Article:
“On the whole, protesters behaved appropriately, except for those few who became disorderly and those who walked onto one of our highways — an unacceptable and dangerous action that will always be met with a swift police response, as it was tonight. I am grateful that no one suffered a serious injury, and I am proud of the restraint and integrity showed by all the troopers and officers tonight.”
Among the early demonstrators on the Common was Peggy Murphy, 63, of Brockton, who wore a pin with a picture of her grandson, D.J. Henry, a black college football player from Easton who was fatally shot by a white police officer in New York state in 2010.
“I just felt compelled to come out here for him,” Murphy said. “To show that he’s not forgotten.”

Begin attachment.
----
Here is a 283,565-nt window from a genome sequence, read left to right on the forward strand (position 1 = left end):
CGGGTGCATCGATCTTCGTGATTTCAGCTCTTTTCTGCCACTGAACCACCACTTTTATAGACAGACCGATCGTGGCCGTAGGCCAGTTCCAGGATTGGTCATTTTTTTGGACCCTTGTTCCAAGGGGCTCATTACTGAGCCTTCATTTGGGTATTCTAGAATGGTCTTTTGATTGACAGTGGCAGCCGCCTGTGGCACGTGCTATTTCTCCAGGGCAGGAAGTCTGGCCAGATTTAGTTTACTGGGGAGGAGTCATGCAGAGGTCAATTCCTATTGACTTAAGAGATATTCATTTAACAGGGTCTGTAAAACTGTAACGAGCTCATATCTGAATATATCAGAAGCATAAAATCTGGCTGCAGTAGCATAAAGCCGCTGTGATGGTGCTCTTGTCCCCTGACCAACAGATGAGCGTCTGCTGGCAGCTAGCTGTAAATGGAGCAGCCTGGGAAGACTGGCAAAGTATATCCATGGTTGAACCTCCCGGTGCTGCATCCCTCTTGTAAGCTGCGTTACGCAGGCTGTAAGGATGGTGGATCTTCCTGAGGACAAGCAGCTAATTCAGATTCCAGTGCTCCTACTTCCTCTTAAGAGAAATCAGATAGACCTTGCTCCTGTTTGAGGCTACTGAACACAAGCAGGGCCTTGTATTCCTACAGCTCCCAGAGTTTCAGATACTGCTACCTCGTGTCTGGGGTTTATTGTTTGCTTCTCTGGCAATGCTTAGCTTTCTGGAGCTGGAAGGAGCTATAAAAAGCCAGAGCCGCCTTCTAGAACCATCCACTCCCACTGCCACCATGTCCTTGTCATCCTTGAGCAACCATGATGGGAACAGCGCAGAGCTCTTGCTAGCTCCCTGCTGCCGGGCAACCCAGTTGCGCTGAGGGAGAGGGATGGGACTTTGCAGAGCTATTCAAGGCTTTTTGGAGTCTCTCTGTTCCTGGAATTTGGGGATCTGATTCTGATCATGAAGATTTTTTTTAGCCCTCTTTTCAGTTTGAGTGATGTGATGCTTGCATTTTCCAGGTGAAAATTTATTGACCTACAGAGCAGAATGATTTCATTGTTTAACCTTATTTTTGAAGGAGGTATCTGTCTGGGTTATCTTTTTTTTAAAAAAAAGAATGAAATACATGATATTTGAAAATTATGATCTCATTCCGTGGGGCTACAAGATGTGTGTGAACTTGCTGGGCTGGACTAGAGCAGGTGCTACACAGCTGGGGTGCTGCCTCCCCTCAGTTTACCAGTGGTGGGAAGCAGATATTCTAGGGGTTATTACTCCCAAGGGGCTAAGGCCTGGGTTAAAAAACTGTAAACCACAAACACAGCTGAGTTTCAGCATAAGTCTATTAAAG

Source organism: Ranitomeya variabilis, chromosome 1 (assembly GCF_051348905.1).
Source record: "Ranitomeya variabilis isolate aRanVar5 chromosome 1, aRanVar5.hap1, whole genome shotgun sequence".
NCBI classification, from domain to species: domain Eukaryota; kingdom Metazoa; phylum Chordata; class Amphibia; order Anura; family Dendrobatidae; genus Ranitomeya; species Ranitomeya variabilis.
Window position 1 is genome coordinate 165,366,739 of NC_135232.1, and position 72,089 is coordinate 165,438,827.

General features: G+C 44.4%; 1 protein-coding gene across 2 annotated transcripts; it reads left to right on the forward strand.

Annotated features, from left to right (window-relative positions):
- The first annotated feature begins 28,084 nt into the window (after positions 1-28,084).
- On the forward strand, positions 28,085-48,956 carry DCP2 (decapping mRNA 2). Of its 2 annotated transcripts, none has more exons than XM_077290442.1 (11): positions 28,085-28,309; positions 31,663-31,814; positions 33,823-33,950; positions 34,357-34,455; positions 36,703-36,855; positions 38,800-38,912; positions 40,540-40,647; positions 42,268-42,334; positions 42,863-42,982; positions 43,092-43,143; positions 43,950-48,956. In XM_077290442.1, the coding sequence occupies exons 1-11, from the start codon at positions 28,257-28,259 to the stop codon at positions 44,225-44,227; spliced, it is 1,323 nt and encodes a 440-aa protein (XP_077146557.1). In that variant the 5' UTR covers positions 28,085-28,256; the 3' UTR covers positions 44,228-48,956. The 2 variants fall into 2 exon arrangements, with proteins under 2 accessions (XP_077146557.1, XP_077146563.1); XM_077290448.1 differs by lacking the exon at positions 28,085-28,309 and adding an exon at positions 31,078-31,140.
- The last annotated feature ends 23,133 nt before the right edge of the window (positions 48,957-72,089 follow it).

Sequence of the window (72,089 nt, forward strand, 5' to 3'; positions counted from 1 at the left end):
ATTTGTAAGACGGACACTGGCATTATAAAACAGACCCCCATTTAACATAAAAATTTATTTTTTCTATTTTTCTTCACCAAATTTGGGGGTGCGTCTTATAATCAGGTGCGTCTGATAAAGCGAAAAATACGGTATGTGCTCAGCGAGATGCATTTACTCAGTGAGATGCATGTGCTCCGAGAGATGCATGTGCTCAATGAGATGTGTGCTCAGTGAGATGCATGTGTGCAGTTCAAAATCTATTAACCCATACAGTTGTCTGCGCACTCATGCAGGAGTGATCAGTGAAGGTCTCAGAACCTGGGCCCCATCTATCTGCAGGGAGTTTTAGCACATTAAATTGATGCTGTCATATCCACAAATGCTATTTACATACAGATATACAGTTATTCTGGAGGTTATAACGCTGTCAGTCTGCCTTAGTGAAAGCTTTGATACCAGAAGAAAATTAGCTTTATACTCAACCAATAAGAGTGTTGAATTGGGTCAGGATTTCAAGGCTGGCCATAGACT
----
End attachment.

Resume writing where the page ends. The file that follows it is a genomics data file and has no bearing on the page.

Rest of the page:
She noted that the officer who shot her grandson was named officer of the year by his union after the killing. A grand jury in New York declined to bring charges, but a federal inquiry is ongoing.
“We pray every day that everyone might come to see the truth,” Murphy said.
The New York and Ferguson cases — and a litany of cases from Henry’s back through decades before — have fueled a heated debate about policing in minority communities.
Garner’s death in Staten Island in July was captured on video, and the decision not to indict Daniel Pantaleo, the officer seen administering the fatal chokehold, reignited demonstrations in several still-seething cities such as New York, Chicago, and Washington, D.C.
To many, the decision not to indict Pantaleo mirrored a St. Louis County grand jury’s decision — barely a week before — not to indict Darren Wilson, the officer who fatally shot Brown.
At the Common on Thursday, Richard Pina, 53, of Dorchester, held a sign that read, “I am Eric Garner. Come Choke Me.”
Pina said that when he heard the news that the officer who choked Garner was not indicted, “I felt sick to my stomach.
“There’s a saying that you can indict a ham sandwich, but an officer choking someone on video doesn’t get indicted,” he said. “Without justice, there is no America.”